I’ll say that the only person in the main cast who feels like they are with their character in spirit is Cole Sprouse. Not too many of the main cast have read the comic books back to front, but Sprouse has said in many interviews how he studied his source material and, in so many words, came in with a gameplan as to how to approach Jughead from a position that would remain true to the character. However, the show itself is limiting him from actually playing Jughead the way he truly wants to play Jughead, I feel. While the powers that be want Jughead to be a sexual being, Sprouse has been advocating for Jughead to be canonically asexual, as he is in the comics. However, the powers that be aren’t hearing him, and it’s a shame, since not listening to the actor who knows the character is what could actually make this show a whole lot better and definitely a whole lot more interesting.
In short, I hope the show quits trying to prove that “It Goes There” like Degrassi and actually goes there. If this is going to be a teen murder mystery, then by all means, up the murder, up the mystery, and definitely up the characterizations, plots, and respect for the differences in others.
‘This wouldn’t have happened if they had country and western night.’
Richard Wortham, White Sox pitcher
It was a muggy summer night in South Side, Chicago in 1979. In and around Comiskey Park, home to the long-struggling White Sox baseball team, the scene was one of total chaos. Thousands of working- and middle-class young men, predominately white, predominately angry, went riot. Seats were ripped out of the stadium, urinals were kicked from the walls, and the opposing baseball teams were shut in the locker rooms for their own protection. Through it all, the rioters shouted a mantra. It wasn’t about inequality, lingering recession woes or the high-paying industrial jobs slowly seeping out of the Midwest. The slogan they chanted over and over, until their voices were raw, was: ‘Disco sucks!’
That summer, disco music was everywhere, saturating pop culture at the expense of almost all other genres of music. With its pulsing ‘four-on-the-floor’ beat, big vocals and affirming lyrics, disco was a shiny, upbeat escape for Americans living through the smoggy, cynical late-1970s. By the end of the decade, it had become as common as good old American apple pie – there were discotheques in most decently sized towns. Midwestern teenagers skated to Stayin’ Alive in roller discos, and many mainstream radio stations changed their programing to all-disco, all the time.
Disco hadn’t always been so mainstream. It evolved in the clubs and bars of communities that were historically marginalised by the straight, white majority. ‘Disco music was black music, basically,’ John-Manuel Andriote, author of Hot Stuff: A Brief History of Disco/Dance Music (2001), told me. ‘It was mostly recorded by black artists until the mid- to late-1970s, when white artists realised how popular the music had become. Back then, people heard new dance music in the clubs – not on the radio (at first) – so club DJs played a big role in introducing these black and Latino sounds to a bigger public.’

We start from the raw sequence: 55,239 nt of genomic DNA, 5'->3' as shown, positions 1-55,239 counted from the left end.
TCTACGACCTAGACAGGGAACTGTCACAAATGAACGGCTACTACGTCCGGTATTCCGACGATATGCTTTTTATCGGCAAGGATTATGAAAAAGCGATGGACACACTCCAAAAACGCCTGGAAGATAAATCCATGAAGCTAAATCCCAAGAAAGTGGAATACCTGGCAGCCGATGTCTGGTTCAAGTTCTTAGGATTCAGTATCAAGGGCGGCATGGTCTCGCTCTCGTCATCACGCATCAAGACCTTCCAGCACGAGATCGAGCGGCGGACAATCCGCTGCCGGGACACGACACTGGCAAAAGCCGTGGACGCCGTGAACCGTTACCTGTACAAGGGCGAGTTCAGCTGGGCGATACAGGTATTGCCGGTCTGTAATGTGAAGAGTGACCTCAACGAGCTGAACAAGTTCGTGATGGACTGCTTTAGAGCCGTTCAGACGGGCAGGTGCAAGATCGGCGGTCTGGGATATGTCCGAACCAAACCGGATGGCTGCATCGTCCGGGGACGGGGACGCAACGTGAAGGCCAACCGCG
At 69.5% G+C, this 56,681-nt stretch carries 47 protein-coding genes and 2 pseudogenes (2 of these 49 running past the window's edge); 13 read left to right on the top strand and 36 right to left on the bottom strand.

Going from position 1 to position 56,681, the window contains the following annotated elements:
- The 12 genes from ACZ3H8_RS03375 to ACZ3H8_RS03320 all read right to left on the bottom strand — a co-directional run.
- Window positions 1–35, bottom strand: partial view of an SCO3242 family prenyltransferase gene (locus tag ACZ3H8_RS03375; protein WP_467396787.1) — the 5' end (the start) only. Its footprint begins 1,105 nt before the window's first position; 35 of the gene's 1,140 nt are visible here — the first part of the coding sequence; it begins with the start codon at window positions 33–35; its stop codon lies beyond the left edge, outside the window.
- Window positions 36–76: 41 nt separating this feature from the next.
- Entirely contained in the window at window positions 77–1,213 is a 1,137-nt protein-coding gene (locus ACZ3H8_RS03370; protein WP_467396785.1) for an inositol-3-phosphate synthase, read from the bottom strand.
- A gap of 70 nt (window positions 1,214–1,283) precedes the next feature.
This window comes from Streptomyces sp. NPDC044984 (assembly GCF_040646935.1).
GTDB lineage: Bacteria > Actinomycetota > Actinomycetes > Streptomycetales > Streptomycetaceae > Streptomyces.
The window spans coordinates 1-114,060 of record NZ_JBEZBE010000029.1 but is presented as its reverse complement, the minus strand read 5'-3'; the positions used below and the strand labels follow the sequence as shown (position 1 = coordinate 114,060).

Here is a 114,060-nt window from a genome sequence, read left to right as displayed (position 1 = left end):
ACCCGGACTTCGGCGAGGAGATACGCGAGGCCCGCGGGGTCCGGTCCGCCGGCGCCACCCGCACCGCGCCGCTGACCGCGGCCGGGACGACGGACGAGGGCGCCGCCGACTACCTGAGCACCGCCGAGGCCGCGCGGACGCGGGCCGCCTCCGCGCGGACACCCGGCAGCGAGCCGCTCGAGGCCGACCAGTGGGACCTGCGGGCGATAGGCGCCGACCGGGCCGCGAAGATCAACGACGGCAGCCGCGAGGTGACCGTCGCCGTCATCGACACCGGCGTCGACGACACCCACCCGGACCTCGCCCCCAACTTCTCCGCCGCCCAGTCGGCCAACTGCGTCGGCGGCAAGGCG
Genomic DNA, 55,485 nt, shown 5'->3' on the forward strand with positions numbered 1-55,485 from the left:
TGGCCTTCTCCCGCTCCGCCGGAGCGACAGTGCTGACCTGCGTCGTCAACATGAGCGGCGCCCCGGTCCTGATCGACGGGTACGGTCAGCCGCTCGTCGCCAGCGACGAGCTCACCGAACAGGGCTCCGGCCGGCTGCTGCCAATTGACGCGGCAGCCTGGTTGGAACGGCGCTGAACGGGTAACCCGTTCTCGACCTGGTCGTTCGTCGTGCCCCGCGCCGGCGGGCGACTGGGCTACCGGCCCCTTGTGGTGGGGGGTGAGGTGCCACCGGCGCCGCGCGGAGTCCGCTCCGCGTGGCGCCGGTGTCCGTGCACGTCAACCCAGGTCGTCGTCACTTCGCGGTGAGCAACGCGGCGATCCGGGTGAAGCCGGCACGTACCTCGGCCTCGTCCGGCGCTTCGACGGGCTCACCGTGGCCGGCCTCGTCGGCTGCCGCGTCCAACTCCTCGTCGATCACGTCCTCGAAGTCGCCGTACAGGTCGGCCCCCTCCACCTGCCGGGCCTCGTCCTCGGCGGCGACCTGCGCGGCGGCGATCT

The gay community, its nightlife flourishing after the liberating Stonewall riots in 1969, embraced disco music and its pioneering DJs. ‘The group most responsible for keeping discos alive was the homosexual community,’ the sound engineer Alex Rosner told Newsweek in 1976. ‘The pioneering done in the disco field has been done by gays, with blacks and Puerto Ricans following … The common denominator there is oppression.’
By the mid-1970s, disco was catching on, and creating its own mainstream stars, such as Gloria Gaynor and Donna Summer. But it was Saturday Night Fever (1977), the movie featuring a glamorous, dancing, ladies’ man played by John Travolta – and its accompanying disco soundtrack by the high-pitched Bee Gees – that made disco a nationwide phenomenon. ‘The Bee Gees put a white face on what was basically black and Latin music, and it exploded in popularity,’ Andriote says.
One of the victims of the disco explosion was Steve Dahl, then a 24-year-old Chicago radio DJ who pioneered the ‘shock-jock’ persona most identified with Howard Stern. In December 1978, he was fired from WDAI, ‘Chicago’s best rock’ station, when it switched to an all-disco format. Dahl soon found a home at the rock station the Loop 97.9, but he carried a grudge.
Built like the proverbial Pillsbury doughboy, Dahl brought with him a legion of young, alienated male listeners he named ‘The Insane Coho Lips’. Dahl and his posse greeted each other on-air with the salutation: ‘Disco sucks!’
‘If anything, the pushback from disco saturation was an act of self-preservation,’ Dahl would later write in Disco Demolition: The Night Disco Died (2016). ‘No kid, just figuring out who he was and where he was going, would be prepared to have his assimilated rock-and-roll identity stripped from him. If the resistance was furious, it was because they were not prepared to shuck the rock and roll, which had sheltered them in their transition from kid to adult.’